First stage is feverish anticipation. It starts a few years before you quit work. You begin to identify the symptoms of restlessness, wishing, day-dreaming, sometimes for years before you are quite ready to take the jump, talking and ruminating, and planning, and occupying your leisure hours with factoring how and when and where you can retire.
Our main concern was money; how to save enough; how to budget with what we had; how to have a lifestyle that would be pleasant and doable within our budget. We had just built a new house, and had not planned on selling and relocating. But, when we crunched the numbers, staying in place would cost us so much more and we could not retire early as we ended up doing. We began to see how our lives would be like if we moved somewhere else. So, we began to research.
Second stage feels panicky, unreal. Yesterday you were working. Today, you are on the phone making sure everything you put in place is working fine. You will spend hours on the phone or by email double-checking that your bills, your mail, your doctors, your insurances, your investments are all accounted for. Then, even if you try to relax, you can't. You feel as though you committed a crime-of-sorts. You should't be home playing hooky from work. You feel useless, purposeless, empty.This stage can last a couple of months or more.
Third stage is a feeling that everyday is a holiday, everyday should be spent just the way you want to spend it. You begin to feel that your vacation time should actually be a vacation. You should be shopping, visiting, traveling. You'll spend way more than you had anticipated in traveling, visiting your children, seeing the world. This stage may last as long as your money is there to finance it.
Fourth Stage is a come-down to reality. You begin to be serious about connecting with the community, using your time in important activities. Hubby and I began to volunteer and join different groups. Some things were easy, such as coaching, or running the local food pantry. Some, a bit more complicated, like running for school board, or teaching at the local college. We still travel, but not with the same frequency. We keep active by participating and taking classes, entertaining friends and family. We live as though this is what we will be doing the rest of our lives here.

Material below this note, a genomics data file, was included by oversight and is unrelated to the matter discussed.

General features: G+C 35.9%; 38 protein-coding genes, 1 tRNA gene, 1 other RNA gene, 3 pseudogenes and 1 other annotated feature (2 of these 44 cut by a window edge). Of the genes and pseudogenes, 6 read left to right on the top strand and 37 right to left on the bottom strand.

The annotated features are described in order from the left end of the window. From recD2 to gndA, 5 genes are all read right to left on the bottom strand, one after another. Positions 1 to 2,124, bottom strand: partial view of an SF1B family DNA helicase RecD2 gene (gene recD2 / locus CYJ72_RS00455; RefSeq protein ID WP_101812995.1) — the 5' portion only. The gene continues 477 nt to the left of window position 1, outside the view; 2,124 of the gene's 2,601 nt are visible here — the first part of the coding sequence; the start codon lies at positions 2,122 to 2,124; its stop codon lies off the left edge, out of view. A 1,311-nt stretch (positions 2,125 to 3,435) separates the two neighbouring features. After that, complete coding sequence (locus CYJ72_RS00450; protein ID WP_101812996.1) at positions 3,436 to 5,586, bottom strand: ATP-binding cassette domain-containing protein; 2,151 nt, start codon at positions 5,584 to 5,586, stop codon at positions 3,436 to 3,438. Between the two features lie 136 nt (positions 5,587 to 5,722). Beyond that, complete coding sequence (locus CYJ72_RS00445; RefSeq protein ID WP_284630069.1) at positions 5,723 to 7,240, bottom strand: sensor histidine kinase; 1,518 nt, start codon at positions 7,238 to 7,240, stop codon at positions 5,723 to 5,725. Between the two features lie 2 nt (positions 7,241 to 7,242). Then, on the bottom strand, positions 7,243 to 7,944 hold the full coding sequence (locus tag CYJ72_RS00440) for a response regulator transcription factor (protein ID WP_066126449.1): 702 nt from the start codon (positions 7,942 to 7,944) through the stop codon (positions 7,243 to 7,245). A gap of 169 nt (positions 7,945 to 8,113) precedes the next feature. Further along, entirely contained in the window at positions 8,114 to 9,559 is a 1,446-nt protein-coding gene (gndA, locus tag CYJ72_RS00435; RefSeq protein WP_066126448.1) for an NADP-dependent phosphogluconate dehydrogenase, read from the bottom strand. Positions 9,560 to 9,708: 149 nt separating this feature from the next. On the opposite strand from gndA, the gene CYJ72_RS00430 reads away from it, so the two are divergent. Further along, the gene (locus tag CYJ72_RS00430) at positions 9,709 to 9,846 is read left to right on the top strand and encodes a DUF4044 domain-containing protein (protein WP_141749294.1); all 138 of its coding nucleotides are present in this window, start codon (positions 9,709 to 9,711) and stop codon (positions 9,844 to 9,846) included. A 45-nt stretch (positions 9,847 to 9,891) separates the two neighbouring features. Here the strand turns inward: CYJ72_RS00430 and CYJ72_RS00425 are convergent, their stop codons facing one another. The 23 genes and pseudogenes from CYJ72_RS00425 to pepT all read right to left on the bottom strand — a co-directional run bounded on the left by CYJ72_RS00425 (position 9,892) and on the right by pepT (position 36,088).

Fifth Stage. This is anticipatory. You don't know how and when your health will deteriorate and you will need more care than you can get where you are. This may happen suddenly or slowly. We talk about, and take small steps to put things in place, both financially, and with our life-style. We have talked about wills, legacy, end of life directives. Most importantly, we have arranged our lives so we can age in place comfortably. As we remodeled our house, we kept in mind how the changes might fit our future needs. We can shower in a wheelchair, for instance. As we anticipate purchasing a new car we will track down one where we don't have to bend down or climb up to sit in. It needs to fit us in this new stage.